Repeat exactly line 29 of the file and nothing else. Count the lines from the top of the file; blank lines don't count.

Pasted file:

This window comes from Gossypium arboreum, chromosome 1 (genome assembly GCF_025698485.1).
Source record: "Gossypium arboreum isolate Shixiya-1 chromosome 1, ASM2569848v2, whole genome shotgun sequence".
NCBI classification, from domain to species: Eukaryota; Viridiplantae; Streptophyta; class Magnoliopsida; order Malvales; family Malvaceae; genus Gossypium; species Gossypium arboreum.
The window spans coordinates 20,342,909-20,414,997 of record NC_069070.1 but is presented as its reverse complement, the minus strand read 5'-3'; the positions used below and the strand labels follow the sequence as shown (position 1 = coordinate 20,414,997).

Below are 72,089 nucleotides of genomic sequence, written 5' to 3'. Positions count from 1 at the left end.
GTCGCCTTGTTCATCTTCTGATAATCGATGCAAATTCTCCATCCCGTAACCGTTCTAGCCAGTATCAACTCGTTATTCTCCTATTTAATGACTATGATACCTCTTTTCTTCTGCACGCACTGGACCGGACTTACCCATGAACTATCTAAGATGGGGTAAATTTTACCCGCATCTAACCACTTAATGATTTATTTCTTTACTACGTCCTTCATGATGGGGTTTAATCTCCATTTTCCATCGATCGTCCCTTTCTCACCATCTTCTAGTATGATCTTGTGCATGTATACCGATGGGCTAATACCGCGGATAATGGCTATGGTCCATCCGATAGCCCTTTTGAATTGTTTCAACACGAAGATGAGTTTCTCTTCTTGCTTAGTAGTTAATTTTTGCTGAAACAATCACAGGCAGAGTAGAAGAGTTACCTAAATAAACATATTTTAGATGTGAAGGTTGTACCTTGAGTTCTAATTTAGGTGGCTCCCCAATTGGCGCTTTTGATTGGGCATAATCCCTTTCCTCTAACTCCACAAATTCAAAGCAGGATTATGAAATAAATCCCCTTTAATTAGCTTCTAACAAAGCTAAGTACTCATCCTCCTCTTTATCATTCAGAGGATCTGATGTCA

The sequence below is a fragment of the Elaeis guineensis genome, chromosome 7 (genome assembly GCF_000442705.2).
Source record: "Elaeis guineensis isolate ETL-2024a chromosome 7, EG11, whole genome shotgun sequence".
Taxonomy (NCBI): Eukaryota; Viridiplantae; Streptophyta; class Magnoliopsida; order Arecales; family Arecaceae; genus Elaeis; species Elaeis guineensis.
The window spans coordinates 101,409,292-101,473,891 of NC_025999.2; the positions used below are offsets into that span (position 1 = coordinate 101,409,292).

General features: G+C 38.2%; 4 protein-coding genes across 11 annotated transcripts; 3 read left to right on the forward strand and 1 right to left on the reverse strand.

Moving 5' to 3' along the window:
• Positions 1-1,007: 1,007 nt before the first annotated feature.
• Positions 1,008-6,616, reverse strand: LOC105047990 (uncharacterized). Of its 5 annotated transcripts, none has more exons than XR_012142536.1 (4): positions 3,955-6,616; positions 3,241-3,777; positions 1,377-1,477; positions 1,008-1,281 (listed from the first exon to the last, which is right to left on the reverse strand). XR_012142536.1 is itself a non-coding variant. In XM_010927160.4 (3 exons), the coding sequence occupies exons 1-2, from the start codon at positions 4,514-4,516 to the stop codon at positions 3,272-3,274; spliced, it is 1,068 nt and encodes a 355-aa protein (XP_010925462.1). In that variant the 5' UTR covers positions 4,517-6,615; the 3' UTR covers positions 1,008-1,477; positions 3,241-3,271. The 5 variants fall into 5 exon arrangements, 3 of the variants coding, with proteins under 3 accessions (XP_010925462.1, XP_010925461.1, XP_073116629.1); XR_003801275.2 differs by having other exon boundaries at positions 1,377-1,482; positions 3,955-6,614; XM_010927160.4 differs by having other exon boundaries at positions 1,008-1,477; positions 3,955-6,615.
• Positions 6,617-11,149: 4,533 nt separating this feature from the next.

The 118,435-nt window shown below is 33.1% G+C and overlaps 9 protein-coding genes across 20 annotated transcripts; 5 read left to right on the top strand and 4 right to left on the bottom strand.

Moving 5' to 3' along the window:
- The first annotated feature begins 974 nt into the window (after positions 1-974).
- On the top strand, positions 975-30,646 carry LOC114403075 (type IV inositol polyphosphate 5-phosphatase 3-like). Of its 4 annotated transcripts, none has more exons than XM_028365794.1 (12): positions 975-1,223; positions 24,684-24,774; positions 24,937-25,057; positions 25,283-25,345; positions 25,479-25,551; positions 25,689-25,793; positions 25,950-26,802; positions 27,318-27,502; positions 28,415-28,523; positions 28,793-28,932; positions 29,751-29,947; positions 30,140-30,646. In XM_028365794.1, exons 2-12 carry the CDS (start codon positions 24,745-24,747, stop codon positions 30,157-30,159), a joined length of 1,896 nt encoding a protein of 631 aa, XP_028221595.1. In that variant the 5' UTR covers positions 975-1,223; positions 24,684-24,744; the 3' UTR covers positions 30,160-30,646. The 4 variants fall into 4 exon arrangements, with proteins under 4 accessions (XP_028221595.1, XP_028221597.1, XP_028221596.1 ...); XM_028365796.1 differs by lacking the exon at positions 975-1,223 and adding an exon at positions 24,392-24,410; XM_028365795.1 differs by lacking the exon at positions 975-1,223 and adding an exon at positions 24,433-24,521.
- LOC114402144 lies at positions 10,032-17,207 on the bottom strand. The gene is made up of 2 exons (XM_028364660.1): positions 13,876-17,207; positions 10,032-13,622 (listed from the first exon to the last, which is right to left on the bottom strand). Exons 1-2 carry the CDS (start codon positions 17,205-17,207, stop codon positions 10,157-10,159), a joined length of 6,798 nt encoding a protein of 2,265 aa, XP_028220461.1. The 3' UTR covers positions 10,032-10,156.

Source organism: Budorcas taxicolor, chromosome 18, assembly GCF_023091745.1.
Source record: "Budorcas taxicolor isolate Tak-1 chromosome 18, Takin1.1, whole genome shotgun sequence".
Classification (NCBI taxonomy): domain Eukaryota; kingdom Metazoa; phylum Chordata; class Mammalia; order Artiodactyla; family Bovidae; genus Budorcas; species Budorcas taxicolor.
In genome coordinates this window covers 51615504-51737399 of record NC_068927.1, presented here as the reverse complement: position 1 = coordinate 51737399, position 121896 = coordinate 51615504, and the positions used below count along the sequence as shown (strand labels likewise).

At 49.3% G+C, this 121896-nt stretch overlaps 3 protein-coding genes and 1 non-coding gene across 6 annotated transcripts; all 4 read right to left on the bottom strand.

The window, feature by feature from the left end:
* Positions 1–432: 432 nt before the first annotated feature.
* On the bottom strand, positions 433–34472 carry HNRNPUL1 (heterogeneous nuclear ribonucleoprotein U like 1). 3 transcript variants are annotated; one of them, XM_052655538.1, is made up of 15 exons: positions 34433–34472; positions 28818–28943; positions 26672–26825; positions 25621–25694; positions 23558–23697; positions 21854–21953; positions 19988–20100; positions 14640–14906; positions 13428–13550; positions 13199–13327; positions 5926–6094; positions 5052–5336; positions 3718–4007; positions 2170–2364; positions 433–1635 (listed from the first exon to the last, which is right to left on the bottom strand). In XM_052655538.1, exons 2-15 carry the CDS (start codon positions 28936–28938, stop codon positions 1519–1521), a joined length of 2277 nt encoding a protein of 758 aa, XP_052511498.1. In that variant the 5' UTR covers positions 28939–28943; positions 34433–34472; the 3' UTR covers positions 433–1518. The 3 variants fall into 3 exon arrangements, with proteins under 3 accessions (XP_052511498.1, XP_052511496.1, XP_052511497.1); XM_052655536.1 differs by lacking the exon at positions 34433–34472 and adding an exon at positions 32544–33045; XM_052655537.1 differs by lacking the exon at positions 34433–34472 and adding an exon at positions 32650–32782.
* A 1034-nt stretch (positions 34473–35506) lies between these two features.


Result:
* A 1034-nt stretch (positions 34473–35506) lies between these two features.